When it is desired to have the acetic acid fermentation begin, the clear hard cider may be transferred to a cask which has previously contained good vinegar or it may be put back in the same cask after cleaning.  In either case the container should be not more than three-fourths full, and the stopper should be left out for the entrance of air.  The opening must be covered with cheese cloth or lightly plugged with cotton.

It is highly desirable at this point, but not absolutely necessary, to add some good vinegar, or “mother” in order to insure the presence of a large number of bacteria.  Pasteurized or chemically-preserved vinegar would be of no use.  If good old vinegar is available, add in the proportion of one pint to five gallons of cider.

Pure mother is the thin, clear glistening, gelatinous membrane that come to the top of good vinegar.  It is light colored and clear.  If it gives the appearance of a tough, leathery, brown mass it is contaminated and should never be put into hard cider.

As before, the containers should be held in a room at the temperature of 65° to 75° F.  During this stage, bacteria are changing alcohol to acetic acid.  This necessarily a slow process which will require not less that three months and which may require a year or more, depending upon the temperature and the number and kinds of bacteria present.  On the average, vinegar may be expected to be finished in six months where the temperature is 70°, while at a temperature of 50°, two years may be required.  This will give an idea of the great influence of temperature.

On account of the necessity of air, acetic acid formation takes place only at the surface of the liquid where the film of mother forms.  This must not be disturbed.  If the container is moved so as to agitate the contents, this film may sink to the bottom and the process will be retarded until a new film has time to form.

The operation of transforming hard cider to vinegar may be modified as follows:  When a cask of vinegar is found to have reached  the required acidity and is of good quality, about two-thirds is removed, care being taken to leave the scum behind.  To the remaining third is added an amount of hard cider equal to that removed.  In from one to three months this will have the required acidity, and the operation many be repeated indefinitely, unless abnormal fermentations get started which are evidenced by poor flavors in the finished product or its refusal to come up to standard.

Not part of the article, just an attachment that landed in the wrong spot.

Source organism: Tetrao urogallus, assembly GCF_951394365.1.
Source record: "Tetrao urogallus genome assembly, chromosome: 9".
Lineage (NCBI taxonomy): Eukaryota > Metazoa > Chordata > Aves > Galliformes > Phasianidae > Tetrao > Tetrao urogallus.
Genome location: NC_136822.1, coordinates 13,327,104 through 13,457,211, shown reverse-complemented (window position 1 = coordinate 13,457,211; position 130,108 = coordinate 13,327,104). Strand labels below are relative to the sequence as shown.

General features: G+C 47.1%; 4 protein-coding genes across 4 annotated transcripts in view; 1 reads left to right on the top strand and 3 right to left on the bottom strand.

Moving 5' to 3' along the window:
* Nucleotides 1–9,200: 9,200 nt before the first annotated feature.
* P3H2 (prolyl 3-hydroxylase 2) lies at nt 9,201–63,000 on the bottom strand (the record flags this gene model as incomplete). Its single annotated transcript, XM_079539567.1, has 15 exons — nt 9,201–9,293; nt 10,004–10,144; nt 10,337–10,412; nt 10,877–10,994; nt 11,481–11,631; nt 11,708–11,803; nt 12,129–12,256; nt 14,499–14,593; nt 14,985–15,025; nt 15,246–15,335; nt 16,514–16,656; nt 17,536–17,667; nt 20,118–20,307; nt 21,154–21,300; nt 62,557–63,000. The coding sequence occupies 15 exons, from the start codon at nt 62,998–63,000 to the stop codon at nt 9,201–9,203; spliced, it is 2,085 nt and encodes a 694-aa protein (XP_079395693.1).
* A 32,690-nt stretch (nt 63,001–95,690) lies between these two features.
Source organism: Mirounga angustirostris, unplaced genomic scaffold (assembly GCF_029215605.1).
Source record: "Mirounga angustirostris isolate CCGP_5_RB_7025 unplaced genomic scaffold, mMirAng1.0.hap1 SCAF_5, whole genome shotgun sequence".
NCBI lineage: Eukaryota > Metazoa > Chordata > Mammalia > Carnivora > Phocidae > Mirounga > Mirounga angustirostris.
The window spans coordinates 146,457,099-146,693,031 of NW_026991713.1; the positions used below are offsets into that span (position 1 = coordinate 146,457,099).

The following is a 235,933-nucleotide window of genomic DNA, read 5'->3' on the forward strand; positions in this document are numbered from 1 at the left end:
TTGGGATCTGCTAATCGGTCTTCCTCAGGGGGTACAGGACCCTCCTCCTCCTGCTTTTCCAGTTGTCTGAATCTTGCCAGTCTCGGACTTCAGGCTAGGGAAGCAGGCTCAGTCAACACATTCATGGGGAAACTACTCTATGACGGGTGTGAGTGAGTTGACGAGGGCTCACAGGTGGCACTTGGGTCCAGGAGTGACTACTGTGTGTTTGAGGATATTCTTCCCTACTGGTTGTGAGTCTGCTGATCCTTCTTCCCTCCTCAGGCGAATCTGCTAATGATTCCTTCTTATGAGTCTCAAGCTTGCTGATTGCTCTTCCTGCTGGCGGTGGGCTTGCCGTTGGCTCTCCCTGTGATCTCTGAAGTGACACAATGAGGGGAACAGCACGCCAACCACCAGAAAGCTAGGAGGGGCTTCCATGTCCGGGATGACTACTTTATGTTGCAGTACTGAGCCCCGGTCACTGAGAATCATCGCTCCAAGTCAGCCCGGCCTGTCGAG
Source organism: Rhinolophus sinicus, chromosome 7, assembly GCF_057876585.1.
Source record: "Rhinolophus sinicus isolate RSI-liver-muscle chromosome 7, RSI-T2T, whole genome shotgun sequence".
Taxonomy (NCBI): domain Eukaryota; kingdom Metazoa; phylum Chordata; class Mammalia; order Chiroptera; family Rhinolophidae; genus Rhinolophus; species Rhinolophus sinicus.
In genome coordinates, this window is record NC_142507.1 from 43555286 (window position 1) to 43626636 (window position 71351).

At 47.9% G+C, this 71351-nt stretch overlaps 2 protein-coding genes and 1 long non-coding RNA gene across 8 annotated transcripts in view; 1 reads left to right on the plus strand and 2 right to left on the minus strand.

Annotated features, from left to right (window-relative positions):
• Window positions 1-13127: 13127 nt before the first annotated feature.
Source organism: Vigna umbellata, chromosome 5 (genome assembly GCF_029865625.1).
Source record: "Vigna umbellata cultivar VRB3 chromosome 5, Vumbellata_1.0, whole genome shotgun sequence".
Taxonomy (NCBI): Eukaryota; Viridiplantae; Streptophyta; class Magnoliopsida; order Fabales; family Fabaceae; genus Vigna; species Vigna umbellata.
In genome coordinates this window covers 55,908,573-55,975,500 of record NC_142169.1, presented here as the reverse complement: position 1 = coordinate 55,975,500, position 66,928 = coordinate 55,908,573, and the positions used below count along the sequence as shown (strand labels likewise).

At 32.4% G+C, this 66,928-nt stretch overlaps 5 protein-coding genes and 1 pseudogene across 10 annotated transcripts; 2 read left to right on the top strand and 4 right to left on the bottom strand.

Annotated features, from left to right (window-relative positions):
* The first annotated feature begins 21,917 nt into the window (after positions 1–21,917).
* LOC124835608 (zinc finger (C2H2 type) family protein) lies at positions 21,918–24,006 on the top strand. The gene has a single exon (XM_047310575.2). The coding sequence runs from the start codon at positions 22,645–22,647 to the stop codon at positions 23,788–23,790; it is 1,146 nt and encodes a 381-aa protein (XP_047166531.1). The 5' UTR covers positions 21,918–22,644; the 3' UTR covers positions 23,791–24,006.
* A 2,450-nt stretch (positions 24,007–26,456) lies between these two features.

It would be fatal, operating in this way, to add sweet cider to the vinegar barrel.  If this were done the second lot would never come up to standard.


The law requires that vinegar offered for sale shall contain 4 per cent acetic acid.  There is no simple way for the home testing of vinegar of acetic acid, yet its acidity should always be determined before it offered for sale.  There are in some states regulations concerning the percentage of solids and ash which most be present, but any apple-cider vinegar properly and honestly made will meet the requirements on these points.  On the other hand, a producer may honestly believe that his vinegar is marketable when it may be found to be below the requirements of law with regard to acidity.

When it is believed that fermentation is complete and the vinegar is of satisfactory acidity, a sample of about four ounces my be sent to any chemical laboratory for analysis.  This College is prepared and will make such test free of charge to all individuals.  Samples would be addressed as follows:  Department of Chemistry, College of Agriculture, Cornell University, Ithaca, New York.

If the chemical analysis shows that the vinegar is well over 4 percent in acetic acid, the clear liquid is drawn off from any sediment or surface film and may also be passed thru a flannel bag.  Clean casks, jugs, or bottles may be used for filling, but iit is  important that they be filled entirely full and tightly stoppered.  If these precautions are followed air is thus excluded from the product and it may be expected to preserve its strength indefinitely.  Wherever air is allowed to come in contact with finished vinegar the bacteria attack the acetic acid, reducing the amount present.  Thus a vinegar which has once been above government standard may deteriorate to such extent that it is unlawful to sell it.  If the air is kept away no such action need be feared.

The same effect may be accomplished by pasteurization of the finished vinegar.  In this way the bacteria which might break down the acetic acid are destroyed.  However, even tho the vinegar be pasteurized it is best to take precautions to exclude air from the containers because the bacteria doing the damage are present everywhere and might get into the product after it had been given the heat treatment.

The longer the storage of vinegar will usually speak of “grain vinegar” instead of the percentage acetic acid.  When he speaks of a 40-grain vinegar it is same as if he described it as containing 4 per cent acetic acid.  Fifty-grain vinegar is equivalent to 5 per cent acetic acid, and so on.  There are various explanations for the origin of the term grain, but it is sufficient to remember that the grain number divided by 10 gives the percentage of acetic acid.

From The Preparation of Marketable Vinegar by Frank E. Rice – Cornell Extension Bulletin #40, April 1920 published by the New York State College of Agriculture at Cornell University, Ithaca, New York.